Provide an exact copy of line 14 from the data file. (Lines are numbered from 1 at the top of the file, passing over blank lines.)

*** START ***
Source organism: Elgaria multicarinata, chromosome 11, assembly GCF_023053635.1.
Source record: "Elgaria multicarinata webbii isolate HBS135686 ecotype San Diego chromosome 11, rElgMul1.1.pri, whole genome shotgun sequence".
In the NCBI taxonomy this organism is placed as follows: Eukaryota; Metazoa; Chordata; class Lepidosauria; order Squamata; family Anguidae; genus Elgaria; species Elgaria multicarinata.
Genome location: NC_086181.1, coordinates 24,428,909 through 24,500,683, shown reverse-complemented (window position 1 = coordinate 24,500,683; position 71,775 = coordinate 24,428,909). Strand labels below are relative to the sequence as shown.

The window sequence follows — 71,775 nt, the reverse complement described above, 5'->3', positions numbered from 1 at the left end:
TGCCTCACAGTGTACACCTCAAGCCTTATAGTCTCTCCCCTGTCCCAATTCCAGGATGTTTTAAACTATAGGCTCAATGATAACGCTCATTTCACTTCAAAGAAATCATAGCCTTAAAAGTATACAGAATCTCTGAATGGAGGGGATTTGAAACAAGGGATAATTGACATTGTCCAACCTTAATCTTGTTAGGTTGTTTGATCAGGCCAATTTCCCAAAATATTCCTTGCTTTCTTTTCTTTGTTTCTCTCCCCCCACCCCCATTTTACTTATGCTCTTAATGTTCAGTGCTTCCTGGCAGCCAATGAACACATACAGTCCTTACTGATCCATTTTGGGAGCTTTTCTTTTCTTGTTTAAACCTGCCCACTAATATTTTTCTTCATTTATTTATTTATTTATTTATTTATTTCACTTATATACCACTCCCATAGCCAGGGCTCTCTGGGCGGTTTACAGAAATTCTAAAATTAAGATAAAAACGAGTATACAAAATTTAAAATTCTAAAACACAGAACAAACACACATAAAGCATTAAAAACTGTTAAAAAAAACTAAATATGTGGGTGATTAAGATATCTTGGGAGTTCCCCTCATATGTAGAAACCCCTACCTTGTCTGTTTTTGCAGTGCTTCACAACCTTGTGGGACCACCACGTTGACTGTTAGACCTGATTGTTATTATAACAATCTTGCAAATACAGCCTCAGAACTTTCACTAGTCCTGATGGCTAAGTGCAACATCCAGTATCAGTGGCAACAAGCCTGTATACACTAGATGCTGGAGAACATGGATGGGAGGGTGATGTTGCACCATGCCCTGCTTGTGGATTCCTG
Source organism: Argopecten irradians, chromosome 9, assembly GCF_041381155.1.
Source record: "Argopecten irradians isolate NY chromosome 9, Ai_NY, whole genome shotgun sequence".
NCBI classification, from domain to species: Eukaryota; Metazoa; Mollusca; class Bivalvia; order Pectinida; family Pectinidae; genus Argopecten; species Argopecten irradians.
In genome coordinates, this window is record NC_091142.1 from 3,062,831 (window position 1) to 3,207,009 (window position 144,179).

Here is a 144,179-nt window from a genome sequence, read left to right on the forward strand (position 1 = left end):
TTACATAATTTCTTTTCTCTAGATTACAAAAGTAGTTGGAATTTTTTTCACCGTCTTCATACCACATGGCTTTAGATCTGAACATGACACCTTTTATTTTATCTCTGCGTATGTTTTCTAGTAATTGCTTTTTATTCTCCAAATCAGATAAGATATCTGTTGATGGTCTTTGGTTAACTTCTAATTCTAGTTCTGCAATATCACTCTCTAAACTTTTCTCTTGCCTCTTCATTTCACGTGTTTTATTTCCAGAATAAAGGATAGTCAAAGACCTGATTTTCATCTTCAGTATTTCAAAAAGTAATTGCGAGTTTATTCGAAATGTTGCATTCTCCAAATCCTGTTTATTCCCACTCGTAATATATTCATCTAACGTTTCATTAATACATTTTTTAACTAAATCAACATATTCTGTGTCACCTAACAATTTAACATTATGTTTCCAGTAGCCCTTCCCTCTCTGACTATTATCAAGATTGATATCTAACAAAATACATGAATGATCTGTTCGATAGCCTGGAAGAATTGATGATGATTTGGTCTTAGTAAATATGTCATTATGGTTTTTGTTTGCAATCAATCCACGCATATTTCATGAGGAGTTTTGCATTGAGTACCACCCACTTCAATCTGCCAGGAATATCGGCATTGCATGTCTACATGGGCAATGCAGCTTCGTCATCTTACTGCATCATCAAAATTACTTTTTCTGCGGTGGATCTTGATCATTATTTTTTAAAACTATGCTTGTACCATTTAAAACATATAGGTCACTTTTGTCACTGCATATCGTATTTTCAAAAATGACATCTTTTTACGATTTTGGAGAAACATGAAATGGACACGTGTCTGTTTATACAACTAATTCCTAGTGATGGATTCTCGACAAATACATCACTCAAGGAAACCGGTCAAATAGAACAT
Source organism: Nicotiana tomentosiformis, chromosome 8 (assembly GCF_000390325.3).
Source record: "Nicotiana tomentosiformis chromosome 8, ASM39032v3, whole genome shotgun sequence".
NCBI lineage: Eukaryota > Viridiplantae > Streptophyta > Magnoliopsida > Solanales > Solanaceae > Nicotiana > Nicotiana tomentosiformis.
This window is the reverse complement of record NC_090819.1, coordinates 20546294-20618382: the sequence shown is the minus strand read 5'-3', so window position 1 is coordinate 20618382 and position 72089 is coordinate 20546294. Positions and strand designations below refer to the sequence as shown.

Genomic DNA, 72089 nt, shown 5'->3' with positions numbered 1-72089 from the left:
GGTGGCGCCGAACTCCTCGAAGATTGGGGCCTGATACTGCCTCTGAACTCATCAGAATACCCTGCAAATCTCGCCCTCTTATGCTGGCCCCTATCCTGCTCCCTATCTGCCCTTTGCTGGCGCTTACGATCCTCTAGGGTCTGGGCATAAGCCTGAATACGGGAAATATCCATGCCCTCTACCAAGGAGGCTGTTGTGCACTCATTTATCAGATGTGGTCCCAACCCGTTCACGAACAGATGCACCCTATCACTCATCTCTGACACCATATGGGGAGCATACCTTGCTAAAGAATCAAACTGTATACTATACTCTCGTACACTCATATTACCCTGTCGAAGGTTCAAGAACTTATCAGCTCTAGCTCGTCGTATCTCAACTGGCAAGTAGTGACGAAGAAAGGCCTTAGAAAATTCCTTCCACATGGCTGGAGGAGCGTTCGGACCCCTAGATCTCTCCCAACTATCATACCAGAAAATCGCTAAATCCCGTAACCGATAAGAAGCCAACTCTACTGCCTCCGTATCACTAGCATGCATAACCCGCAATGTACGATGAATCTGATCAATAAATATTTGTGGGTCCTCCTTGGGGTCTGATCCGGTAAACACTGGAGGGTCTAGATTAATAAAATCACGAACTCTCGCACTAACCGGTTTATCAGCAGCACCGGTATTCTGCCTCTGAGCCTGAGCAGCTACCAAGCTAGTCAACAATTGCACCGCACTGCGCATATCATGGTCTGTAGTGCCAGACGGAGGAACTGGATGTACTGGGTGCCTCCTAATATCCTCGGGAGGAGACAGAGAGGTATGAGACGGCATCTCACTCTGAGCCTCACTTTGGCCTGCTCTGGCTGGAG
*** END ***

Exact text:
Source record: "Nicotiana tomentosiformis chromosome 8, ASM39032v3, whole genome shotgun sequence".